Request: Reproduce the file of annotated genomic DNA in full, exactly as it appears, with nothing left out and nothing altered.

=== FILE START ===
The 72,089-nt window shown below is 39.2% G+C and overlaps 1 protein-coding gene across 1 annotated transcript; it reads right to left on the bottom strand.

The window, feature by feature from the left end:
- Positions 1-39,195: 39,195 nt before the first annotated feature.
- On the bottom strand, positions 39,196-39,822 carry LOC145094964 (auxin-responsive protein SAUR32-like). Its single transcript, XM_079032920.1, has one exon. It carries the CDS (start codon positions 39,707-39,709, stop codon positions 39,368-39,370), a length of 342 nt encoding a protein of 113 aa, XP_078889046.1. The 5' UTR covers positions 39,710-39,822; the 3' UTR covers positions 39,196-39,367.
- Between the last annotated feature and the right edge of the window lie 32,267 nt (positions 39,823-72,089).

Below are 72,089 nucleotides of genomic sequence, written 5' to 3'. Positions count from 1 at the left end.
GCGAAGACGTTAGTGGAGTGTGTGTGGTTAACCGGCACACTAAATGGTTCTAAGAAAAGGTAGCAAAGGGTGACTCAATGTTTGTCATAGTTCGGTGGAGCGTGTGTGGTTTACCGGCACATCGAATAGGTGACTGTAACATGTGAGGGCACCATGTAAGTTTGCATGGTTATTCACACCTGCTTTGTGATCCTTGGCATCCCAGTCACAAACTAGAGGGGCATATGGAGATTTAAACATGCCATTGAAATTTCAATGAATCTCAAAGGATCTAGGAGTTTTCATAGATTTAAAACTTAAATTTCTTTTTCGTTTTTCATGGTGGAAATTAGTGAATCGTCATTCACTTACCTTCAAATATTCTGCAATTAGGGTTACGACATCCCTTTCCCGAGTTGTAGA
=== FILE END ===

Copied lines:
The 72,089-nt window shown below is 39.2% G+C and overlaps 1 protein-coding gene across 1 annotated transcript; it reads right to left on the bottom strand.

The window, feature by feature from the left end:
- Positions 1-39,195: 39,195 nt before the first annotated feature.
- On the bottom strand, positions 39,196-39,822 carry LOC145094964 (auxin-responsive protein SAUR32-like). Its single transcript, XM_079032920.1, has one exon. It carries the CDS (start codon positions 39,707-39,709, stop codon positions 39,368-39,370), a length of 342 nt encoding a protein of 113 aa, XP_078889046.1. The 5' UTR covers positions 39,710-39,822; the 3' UTR covers positions 39,196-39,367.
- Between the last annotated feature and the right edge of the window lie 32,267 nt (positions 39,823-72,089).

Below are 72,089 nucleotides of genomic sequence, written 5' to 3'. Positions count from 1 at the left end.
GCGAAGACGTTAGTGGAGTGTGTGTGGTTAACCGGCACACTAAATGGTTCTAAGAAAAGGTAGCAAAGGGTGACTCAATGTTTGTCATAGTTCGGTGGAGCGTGTGTGGTTTACCGGCACATCGAATAGGTGACTGTAACATGTGAGGGCACCATGTAAGTTTGCATGGTTATTCACACCTGCTTTGTGATCCTTGGCATCCCAGTCACAAACTAGAGGGGCATATGGAGATTTAAACATGCCATTGAAATTTCAATGAATCTCAAAGGATCTAGGAGTTTTCATAGATTTAAAACTTAAATTTCTTTTTCGTTTTTCATGGTGGAAATTAGTGAATCGTCATTCACTTACCTTCAAATATTCTGCAATTAGGGTTACGACATCCCTTTCCCGAGTTGTAGA